Tuesday, February 24, 2015
After a tree falls on Tom Riordan's house, aka Tom Take, landing him in the hospital, the police find junk in every inch of his house. His only living relative, Valentina Shipp from Indiana, is called in to take care of him.
Valentina enlists the help of Betsy & Crewel World Monday Bunch to help clean out Tom's house. They soon find out it's not all junk in Tom's house. There are thousands of dollars worth of valuables. Soon little things begin to disappear, and Tom ends up murdered in the nursing home. At this point, Betsy begins her investigation and ends up with a very surprise ending.
Very good mystery. This is book number 18 in the Crewel World mystery series.
Monday, February 23, 2015
Dr. Anderson shares his own experiences of being at the bedside when his patients have crossed over. He tells of the scents and sensations that enter the room and the visions some of the patients have.
The book also covers Reggie's life and his journey of faith. He tells us of believing at an early age but then choosing unbelief when the unimaginable happens to people he dearly loved.
Appointments with Heaven is the Faith Book Clubs February 2015 pick at the Delphi Public Library.
Tuesday, February 10, 2015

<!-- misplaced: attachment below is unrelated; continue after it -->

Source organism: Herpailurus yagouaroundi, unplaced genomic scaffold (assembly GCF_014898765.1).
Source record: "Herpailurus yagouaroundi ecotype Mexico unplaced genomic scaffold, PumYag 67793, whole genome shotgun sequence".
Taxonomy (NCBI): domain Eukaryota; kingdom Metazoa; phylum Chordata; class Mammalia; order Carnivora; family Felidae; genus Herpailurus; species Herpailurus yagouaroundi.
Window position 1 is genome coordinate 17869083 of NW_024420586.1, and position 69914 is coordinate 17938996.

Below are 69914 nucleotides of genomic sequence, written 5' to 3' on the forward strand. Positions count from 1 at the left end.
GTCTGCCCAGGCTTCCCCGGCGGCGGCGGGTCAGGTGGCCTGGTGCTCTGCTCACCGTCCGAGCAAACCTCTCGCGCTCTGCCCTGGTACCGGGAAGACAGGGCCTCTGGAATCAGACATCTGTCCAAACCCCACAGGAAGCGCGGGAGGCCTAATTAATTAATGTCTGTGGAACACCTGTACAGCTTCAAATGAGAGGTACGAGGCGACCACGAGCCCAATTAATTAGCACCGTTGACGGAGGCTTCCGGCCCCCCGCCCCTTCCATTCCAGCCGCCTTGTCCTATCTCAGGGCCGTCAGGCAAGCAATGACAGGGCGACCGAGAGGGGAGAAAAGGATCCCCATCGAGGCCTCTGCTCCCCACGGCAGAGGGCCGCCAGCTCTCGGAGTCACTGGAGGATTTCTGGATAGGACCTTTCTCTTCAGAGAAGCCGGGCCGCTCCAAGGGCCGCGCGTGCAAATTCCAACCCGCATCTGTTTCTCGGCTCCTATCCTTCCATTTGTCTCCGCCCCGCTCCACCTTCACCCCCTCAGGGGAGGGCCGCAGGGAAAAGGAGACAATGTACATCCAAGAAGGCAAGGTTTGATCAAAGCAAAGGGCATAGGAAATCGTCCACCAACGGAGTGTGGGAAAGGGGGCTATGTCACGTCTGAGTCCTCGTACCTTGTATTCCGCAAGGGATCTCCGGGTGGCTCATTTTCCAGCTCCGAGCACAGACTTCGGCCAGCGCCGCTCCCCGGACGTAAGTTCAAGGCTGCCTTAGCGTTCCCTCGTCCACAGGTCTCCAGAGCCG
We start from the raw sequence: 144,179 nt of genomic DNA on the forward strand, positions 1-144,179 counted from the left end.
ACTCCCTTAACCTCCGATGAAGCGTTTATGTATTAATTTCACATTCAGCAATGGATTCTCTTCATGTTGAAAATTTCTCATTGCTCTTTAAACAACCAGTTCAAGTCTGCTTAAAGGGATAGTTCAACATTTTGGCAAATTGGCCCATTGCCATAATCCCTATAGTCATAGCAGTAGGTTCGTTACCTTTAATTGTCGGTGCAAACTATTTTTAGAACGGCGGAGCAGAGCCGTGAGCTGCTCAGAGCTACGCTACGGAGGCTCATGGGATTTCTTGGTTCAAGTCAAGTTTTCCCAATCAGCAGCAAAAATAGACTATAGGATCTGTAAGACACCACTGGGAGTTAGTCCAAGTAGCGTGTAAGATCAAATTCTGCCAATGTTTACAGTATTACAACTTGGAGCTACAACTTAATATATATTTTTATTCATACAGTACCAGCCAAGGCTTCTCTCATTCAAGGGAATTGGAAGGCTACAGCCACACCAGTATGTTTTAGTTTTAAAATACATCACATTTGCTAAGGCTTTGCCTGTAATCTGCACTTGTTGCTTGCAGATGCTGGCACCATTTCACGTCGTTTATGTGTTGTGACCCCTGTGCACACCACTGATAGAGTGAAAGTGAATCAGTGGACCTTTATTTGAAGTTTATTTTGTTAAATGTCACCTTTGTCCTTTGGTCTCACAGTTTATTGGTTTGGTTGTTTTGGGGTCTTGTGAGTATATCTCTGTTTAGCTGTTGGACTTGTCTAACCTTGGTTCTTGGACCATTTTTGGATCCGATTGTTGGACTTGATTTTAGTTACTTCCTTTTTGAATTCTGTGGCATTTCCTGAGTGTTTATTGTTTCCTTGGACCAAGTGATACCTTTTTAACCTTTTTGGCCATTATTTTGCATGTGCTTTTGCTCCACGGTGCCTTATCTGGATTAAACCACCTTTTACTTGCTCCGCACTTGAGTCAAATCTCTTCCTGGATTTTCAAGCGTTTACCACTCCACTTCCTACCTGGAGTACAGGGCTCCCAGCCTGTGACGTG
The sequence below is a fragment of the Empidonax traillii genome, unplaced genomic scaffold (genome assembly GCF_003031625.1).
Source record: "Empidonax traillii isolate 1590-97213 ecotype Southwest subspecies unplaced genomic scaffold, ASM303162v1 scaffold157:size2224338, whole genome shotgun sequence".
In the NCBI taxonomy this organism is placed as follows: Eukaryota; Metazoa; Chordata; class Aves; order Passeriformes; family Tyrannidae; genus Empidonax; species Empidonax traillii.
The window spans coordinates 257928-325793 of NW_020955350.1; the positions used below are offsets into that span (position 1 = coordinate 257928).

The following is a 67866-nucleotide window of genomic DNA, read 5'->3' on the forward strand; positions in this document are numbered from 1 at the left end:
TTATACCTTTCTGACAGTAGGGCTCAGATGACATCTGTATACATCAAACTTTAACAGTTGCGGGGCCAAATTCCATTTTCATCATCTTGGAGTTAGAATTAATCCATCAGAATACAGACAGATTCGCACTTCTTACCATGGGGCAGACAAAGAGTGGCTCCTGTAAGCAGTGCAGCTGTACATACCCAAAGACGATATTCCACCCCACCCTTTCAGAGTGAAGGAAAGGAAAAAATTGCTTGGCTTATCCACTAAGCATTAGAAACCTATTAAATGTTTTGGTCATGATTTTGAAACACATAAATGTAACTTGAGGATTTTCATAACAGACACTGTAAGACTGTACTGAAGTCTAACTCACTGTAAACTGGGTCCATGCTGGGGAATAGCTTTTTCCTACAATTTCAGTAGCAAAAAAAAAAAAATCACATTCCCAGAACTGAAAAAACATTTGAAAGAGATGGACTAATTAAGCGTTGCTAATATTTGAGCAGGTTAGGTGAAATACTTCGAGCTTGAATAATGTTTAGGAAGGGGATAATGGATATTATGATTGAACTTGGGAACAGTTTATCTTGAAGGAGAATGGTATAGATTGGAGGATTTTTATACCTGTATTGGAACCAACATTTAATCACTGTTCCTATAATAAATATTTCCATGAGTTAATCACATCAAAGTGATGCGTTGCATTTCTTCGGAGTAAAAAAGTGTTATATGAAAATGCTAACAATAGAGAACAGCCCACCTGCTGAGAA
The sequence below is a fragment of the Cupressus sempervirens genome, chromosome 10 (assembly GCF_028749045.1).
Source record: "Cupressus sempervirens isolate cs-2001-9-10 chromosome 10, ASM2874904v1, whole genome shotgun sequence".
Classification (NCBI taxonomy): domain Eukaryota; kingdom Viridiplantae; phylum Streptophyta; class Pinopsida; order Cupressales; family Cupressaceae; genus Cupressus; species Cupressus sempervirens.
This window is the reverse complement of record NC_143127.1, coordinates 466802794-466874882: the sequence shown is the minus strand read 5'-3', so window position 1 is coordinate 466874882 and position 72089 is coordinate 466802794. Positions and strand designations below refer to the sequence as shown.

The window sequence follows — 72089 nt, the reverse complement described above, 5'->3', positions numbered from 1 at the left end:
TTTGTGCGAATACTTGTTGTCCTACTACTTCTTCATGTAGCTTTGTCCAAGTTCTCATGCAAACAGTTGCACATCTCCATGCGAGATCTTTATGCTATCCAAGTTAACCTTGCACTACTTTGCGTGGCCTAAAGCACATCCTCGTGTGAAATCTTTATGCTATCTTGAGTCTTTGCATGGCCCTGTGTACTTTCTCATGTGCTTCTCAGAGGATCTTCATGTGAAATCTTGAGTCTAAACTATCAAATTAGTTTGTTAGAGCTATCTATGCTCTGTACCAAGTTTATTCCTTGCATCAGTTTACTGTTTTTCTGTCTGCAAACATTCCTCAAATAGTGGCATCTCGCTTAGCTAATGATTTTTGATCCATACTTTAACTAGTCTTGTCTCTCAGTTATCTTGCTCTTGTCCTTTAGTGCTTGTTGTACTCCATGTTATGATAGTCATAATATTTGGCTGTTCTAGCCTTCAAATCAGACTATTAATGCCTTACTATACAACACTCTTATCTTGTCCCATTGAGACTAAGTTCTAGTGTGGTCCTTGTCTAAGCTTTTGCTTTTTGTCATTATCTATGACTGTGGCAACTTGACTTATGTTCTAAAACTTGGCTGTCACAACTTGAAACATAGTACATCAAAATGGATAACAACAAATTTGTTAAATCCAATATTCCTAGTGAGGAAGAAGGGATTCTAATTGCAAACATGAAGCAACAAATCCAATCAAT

I so appreciate an author who gets, really gets, adolescence. In ‘Eleanor and Park’, Rainbow Rowell has created two characters that I really truly care about; I want them to be real so Eleanor and Park can end up having a beautiful life together. I was rooting for them all the way to the end as they struggled with all the junk that often comes with growing up: bullies, rotten home life, poor self-esteem, peer pressure, self-doubt, and first love. Eleanor lives with her mother, four siblings and creepy stepfather. She and her siblings share a single room where Eleanor retreats as soon as her step-father comes home. Baths have to be carefully orchestrated because the bathroom has only a sheet tacked over the doorway rather than a locking door. Park, the son of parents who are still madly (and embarrassingly) in love with one another, has a ‘picture perfect’ home life (from Eleanor’s perspective.) His mother, Mindy, is Korean and owns an in-home beauty shop. His father, an army veteran who met Mindy while stationed in Korea, makes few demands on Park: take taekwondo lessons and learn to drive a stick. Eleanor is new at school and ‘meets’ Park when he reluctantly offers her a seat on the bus her first day. With unruly red hair and dressed like a character from ‘Godspell’, Eleanor is an immediate target for the kids at the back of the bus. Park, who is slight in build, has coal black hair and dark eyes that ‘disappear when he smiles’, wonders why everything about him is Asian while his younger brother is tall and brown haired and fair like his father. Each chapter is told in either Eleanor or Park’s perspective and bit by bit, word by word, discovery by discovery, a relationship is built that is based on acceptance, respect, and admiration – something many adults have difficulty accomplishing. Eleanor and Park have a lot that they can teach anyone of any age. I love them and I love this book. A quick and very satisfying read.